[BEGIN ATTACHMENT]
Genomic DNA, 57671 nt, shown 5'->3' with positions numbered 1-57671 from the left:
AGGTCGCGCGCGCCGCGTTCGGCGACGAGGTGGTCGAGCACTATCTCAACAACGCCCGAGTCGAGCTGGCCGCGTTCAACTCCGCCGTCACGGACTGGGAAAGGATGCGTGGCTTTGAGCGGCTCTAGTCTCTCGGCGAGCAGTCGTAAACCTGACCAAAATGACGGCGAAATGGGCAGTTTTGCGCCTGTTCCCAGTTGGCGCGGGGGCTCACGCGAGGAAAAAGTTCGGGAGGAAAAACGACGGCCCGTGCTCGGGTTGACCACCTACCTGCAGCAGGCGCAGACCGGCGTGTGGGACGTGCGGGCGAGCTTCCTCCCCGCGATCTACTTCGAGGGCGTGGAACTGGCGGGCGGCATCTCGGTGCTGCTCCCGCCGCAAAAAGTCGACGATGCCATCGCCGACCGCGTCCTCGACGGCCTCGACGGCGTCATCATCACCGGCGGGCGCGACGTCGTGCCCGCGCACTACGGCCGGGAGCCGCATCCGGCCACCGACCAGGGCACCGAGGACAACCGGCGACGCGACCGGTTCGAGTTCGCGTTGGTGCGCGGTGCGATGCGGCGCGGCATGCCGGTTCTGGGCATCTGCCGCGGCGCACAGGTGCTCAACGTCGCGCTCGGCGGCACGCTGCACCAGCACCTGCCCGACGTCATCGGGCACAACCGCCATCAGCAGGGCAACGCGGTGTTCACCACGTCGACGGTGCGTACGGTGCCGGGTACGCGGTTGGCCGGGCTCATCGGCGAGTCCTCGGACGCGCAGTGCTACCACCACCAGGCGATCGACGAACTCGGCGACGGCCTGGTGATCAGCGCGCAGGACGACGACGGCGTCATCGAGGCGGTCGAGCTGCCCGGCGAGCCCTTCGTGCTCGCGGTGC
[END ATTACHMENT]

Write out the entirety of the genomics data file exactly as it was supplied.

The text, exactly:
Genomic DNA, 57671 nt, shown 5'->3' with positions numbered 1-57671 from the left:
AGGTCGCGCGCGCCGCGTTCGGCGACGAGGTGGTCGAGCACTATCTCAACAACGCCCGAGTCGAGCTGGCCGCGTTCAACTCCGCCGTCACGGACTGGGAAAGGATGCGTGGCTTTGAGCGGCTCTAGTCTCTCGGCGAGCAGTCGTAAACCTGACCAAAATGACGGCGAAATGGGCAGTTTTGCGCCTGTTCCCAGTTGGCGCGGGGGCTCACGCGAGGAAAAAGTTCGGGAGGAAAAACGACGGCCCGTGCTCGGGTTGACCACCTACCTGCAGCAGGCGCAGACCGGCGTGTGGGACGTGCGGGCGAGCTTCCTCCCCGCGATCTACTTCGAGGGCGTGGAACTGGCGGGCGGCATCTCGGTGCTGCTCCCGCCGCAAAAAGTCGACGATGCCATCGCCGACCGCGTCCTCGACGGCCTCGACGGCGTCATCATCACCGGCGGGCGCGACGTCGTGCCCGCGCACTACGGCCGGGAGCCGCATCCGGCCACCGACCAGGGCACCGAGGACAACCGGCGACGCGACCGGTTCGAGTTCGCGTTGGTGCGCGGTGCGATGCGGCGCGGCATGCCGGTTCTGGGCATCTGCCGCGGCGCACAGGTGCTCAACGTCGCGCTCGGCGGCACGCTGCACCAGCACCTGCCCGACGTCATCGGGCACAACCGCCATCAGCAGGGCAACGCGGTGTTCACCACGTCGACGGTGCGTACGGTGCCGGGTACGCGGTTGGCCGGGCTCATCGGCGAGTCCTCGGACGCGCAGTGCTACCACCACCAGGCGATCGACGAACTCGGCGACGGCCTGGTGATCAGCGCGCAGGACGACGACGGCGTCATCGAGGCGGTCGAGCTGCCCGGCGAGCCCTTCGTGCTCGCGGTGC